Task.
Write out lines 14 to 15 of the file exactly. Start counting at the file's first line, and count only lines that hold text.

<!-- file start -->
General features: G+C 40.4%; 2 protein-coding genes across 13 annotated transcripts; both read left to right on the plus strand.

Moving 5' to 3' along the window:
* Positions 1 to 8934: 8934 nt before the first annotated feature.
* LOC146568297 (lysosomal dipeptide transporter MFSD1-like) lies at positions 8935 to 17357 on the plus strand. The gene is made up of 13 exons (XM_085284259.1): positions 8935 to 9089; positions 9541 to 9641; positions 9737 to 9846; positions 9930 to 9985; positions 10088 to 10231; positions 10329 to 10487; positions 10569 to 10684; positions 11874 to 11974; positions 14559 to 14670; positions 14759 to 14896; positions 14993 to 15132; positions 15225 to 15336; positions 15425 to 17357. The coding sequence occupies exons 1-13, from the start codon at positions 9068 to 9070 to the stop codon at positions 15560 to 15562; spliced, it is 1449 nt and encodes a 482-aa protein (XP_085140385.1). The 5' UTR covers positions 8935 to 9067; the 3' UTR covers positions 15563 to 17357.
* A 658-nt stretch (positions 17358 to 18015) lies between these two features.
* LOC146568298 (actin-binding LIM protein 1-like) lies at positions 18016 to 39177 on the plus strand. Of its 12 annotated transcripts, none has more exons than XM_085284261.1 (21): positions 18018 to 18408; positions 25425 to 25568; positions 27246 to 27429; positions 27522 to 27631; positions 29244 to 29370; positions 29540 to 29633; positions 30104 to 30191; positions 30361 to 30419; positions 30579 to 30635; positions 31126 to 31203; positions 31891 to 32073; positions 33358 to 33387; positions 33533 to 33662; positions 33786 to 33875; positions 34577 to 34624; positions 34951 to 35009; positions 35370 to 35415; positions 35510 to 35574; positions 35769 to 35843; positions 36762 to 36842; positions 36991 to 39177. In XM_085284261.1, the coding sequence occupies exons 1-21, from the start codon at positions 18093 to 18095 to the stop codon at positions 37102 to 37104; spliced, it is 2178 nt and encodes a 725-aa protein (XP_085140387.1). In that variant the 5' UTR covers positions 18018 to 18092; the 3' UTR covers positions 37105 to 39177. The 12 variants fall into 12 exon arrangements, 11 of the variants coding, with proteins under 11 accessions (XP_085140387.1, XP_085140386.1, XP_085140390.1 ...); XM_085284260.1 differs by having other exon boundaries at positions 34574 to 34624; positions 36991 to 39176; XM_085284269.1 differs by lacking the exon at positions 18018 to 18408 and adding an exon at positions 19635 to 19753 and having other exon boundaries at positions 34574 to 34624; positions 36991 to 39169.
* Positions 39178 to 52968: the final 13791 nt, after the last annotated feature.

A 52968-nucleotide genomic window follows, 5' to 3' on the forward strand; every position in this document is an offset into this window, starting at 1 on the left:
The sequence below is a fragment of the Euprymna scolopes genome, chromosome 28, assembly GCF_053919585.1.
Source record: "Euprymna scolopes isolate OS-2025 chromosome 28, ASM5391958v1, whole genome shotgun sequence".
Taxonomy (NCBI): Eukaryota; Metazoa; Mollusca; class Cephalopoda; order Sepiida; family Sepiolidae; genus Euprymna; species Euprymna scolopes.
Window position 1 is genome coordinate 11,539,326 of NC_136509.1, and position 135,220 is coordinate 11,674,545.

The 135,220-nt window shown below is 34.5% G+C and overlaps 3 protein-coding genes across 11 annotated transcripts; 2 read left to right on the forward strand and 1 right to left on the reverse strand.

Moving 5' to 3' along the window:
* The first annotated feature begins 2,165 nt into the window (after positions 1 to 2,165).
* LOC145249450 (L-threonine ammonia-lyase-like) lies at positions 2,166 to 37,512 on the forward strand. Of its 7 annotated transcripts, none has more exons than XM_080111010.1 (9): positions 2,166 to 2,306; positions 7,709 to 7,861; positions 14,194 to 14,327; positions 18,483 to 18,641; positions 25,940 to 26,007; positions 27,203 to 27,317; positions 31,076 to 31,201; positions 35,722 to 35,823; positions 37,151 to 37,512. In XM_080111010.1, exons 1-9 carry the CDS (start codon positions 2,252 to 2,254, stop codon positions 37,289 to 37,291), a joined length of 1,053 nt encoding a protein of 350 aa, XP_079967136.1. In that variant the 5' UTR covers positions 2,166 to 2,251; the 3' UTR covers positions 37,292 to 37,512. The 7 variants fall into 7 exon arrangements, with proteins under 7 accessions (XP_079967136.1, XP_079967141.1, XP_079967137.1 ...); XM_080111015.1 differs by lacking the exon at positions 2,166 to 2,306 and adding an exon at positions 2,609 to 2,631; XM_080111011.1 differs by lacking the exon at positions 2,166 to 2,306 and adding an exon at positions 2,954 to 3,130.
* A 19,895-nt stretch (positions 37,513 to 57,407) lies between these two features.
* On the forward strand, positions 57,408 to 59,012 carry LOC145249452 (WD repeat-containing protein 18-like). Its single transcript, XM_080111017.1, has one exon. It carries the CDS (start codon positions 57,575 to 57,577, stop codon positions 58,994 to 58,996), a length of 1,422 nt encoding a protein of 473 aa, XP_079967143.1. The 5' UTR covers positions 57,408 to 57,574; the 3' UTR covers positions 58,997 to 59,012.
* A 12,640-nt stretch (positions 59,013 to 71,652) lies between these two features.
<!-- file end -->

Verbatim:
Moving 5' to 3' along the window:
* The first annotated feature begins 2,165 nt into the window (after positions 1 to 2,165).